Three publications arrived at the Center with the beginning of 2012:
Faculty Publication: The Old Master: A Syncretic Reading of the Laozi from the Mawangdui A Onward (SUNY Press, 2012)
A unique translation of and commentary on the Laozi, based on the oldest edition of the work.
This unique, highly contextualized translation of the Laozi is based on the earliest known edition of the work, Text A of the Mawangdui Laozi, written before 202 BCE. No other editions are comparable to this text in its antiquity. Hongkyung Kim also incorporates the recent archaeological discovery of Laozi-related documents disentombed in 1993 in Guodian, seeing these documents as proto-materials for compilation of the Laozi and revealing clues for disentangling the work from complicated exegetical contentions. Kim makes extensive use of Chinese commentaries on the Laozi and also examines the classic Chinese texts closely associated with the formation of the work to illuminate the intellectual and historical context of Laozi’s philosophy.
Kim offers several original and thought-provoking arguments on the Laozi, including that the work was compiled during the Qin, which has traditionally been viewed as typical of Legalist states, and that the Laozi should be recognized as a syncretic text before being labeled a Daoist one.
Hongkyung Kim is Associate Professor of East Asian Thought and Religions at Stony Brook University, State University of New York.
Center's Wonhyo Publication Project: Wonhyo's Philosophy of Mind Vol. II (Univ. of Hawaii Press, 2012)
Leading East Asian Buddhist thinkers of the seventh century compared, analyzed, and finalized seminal epistemological and soteriological issues that had been under discussion in India and East Asia for centuries. Among the many doctrinal issues that came to the fore was the relationship between the Tathagatagarbha (or “Buddha-nature”) understanding of the human psyche and the view of basic karmic indeterminacy articulated by the new stream of Indian Yogacara introduced through the translations and writings of Xuanzang and his disciples. The great Silla scholiast Wonhyo (617–686), although geographically located on the periphery in the Korean peninsula, was very much at the center of the intense discussion and debate that occurred on these topics. Through the force of his writings, he became one of the most influential figures in resolving doctrinal discrepancies for East Asian Buddhism.
Although many of Wonhyo’s writings are lost, through his extant work we are able to get a solid glimpse of his profound and learned insights on the nature and function of the human mind. We can also clearly see his hermeneutical approaches and methods of argumentation, which are derived from apophatic Madhyamika analysis, the newly introduced Buddhist logic, as well as various indigenous East Asian approaches. This volume includes four of Wonhyo’s works that are especially revelatory of his treatment of the complex flow of ideas in his generation: System of the Two Hindrances (Yijang ui), Treatise on the Ten Ways of Resolving Controversies (Simmun hwajaeng non), Commentary on the Discrimination between the Middle and the Extremes (Chungbyon punbyollon so), and the Critical Discussion on Inference (P’an piryang non).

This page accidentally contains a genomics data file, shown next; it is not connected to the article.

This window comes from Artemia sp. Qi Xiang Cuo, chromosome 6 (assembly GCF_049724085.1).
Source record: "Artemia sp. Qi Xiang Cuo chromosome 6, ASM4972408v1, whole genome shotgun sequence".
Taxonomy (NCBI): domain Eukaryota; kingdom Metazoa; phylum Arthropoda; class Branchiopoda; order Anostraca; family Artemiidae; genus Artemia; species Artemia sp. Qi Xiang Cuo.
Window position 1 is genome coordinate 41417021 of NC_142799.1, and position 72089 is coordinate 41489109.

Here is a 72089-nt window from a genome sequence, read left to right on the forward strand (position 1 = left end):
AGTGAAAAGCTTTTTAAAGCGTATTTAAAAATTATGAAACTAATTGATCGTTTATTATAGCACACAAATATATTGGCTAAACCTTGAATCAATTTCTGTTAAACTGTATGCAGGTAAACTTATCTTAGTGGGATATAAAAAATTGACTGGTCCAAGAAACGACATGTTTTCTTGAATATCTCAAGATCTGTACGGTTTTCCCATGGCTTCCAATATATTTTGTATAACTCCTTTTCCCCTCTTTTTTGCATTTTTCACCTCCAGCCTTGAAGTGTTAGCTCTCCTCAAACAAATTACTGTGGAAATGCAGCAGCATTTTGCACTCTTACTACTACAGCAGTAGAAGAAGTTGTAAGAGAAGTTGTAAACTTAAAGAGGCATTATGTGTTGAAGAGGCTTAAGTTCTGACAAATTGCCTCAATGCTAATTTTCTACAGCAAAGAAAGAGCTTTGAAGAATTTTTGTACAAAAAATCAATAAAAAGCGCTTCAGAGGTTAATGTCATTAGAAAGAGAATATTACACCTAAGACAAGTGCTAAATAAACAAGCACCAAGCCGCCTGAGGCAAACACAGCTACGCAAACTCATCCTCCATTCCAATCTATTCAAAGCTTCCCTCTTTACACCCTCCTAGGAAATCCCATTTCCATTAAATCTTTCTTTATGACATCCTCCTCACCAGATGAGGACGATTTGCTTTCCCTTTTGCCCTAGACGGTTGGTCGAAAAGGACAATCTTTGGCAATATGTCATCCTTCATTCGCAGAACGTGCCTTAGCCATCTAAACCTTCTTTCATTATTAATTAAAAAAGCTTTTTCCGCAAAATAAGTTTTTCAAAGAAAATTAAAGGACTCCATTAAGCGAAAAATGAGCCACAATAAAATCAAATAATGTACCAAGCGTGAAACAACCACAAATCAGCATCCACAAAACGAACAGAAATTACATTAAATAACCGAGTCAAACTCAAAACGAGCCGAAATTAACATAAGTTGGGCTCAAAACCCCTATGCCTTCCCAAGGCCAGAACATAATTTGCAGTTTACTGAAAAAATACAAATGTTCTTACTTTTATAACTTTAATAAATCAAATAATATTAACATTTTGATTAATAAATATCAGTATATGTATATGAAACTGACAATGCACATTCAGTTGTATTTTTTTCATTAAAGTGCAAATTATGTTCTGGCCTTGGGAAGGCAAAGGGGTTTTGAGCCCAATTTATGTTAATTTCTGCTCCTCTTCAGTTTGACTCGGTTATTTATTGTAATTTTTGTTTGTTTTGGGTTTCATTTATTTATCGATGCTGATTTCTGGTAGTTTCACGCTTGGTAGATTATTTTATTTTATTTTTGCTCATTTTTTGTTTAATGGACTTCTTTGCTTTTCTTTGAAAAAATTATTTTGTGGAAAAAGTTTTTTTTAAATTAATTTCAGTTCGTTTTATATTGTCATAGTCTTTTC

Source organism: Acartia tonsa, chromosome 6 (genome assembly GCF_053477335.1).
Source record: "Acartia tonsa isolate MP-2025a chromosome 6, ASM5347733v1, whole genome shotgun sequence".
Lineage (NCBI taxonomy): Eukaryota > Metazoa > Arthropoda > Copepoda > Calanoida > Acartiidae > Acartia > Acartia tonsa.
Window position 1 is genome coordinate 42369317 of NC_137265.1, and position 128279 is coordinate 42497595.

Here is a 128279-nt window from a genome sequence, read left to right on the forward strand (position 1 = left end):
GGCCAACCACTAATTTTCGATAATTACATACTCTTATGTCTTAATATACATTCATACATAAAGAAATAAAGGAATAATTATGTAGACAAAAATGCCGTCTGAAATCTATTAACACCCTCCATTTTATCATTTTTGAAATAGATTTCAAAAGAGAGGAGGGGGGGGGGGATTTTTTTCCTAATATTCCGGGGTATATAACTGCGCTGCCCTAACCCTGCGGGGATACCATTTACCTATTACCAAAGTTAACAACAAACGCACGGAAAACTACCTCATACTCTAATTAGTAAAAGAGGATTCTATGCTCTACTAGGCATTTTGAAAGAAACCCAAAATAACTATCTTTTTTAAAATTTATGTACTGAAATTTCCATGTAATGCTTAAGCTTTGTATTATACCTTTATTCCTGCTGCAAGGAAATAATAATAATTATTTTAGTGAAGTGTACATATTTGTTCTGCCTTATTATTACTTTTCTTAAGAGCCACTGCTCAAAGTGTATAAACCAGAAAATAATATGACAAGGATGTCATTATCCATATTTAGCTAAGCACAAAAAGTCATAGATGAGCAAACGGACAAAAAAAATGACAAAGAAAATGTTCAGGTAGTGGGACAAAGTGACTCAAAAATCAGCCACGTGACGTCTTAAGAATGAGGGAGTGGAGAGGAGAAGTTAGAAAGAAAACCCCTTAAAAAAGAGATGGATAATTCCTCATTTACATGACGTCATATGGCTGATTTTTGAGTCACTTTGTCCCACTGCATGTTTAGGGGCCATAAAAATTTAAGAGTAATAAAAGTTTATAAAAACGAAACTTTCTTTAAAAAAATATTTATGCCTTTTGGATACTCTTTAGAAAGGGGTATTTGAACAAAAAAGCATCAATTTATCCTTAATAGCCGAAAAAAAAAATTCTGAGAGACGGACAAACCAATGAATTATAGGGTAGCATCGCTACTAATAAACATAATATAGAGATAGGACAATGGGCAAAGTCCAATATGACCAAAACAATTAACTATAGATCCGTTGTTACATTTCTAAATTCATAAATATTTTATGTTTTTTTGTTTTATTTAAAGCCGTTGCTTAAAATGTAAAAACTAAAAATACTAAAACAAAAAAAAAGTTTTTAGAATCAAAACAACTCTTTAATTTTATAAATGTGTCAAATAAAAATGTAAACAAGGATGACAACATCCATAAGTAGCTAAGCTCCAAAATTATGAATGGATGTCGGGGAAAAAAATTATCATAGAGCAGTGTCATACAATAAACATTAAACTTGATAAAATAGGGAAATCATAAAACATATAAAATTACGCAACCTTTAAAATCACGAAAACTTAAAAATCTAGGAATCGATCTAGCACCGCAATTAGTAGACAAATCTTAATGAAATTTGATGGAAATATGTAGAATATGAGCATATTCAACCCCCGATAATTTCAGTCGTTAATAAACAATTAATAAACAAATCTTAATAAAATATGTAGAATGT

The International Association of Wonhyo Studies’ Collected Works of Wonhyo, Volume 2
Translated and Edited by A. Charles Muller and Cuong T. Nguyen
Center's Korean Studies Publication Project: The Dharma Master Chŏngsan of Won Buddhism by Professor Bongkil Chung (SUNY Press, 2012)
The first English translations of the writings of Chŏngsan (1900–62), who codified the central doctrines of Won Buddhism.
Won Buddhism emerged in early twentieth-century Korea after a long period of anti-Buddhist repression. It is a syncretic tradition, a form of Buddhism strongly influenced by the Chŏson dynasty’s Neo-Confucian ethical heritage and by Daoism. Seeking to deliver sentient beings from suffering and to create a just and ethical world, Won Buddhism stresses practical application of the dharma and service. It offers a vision of people as one family, morally perfected.
This book provides the first English translations of the writings of Chŏngsan (1900–62), the second dharma master of Won Buddhism, who codified the new religion’s central doctrines. The translations here include Chŏngsan’s discussion of Buddha-nature, described as a mind-seal and symbolized by the Irwŏnsang (a unitary circle); his synthesis of Confucian moral and political programs with Buddhist notions of emancipation from birth and death; and his expositions on realizing the ideal of all people as one family.
“Chung’s book is an important addition to the small existing oeuvre on the Won Buddhist tradition of Korea. This is an elegant, accessible, and carefully annotated translation of a seminal work.” — Robert Buswell, editor ofReligions of Korea in Practice
Bongkil Chung is Professor Emeritus of Philosophy at Florida International University. His books include The Scriptures of Won Buddhism: A Translation of the Wŏnbulgyo Kyojŏn with Introduction and An Introduction to Won Buddhism.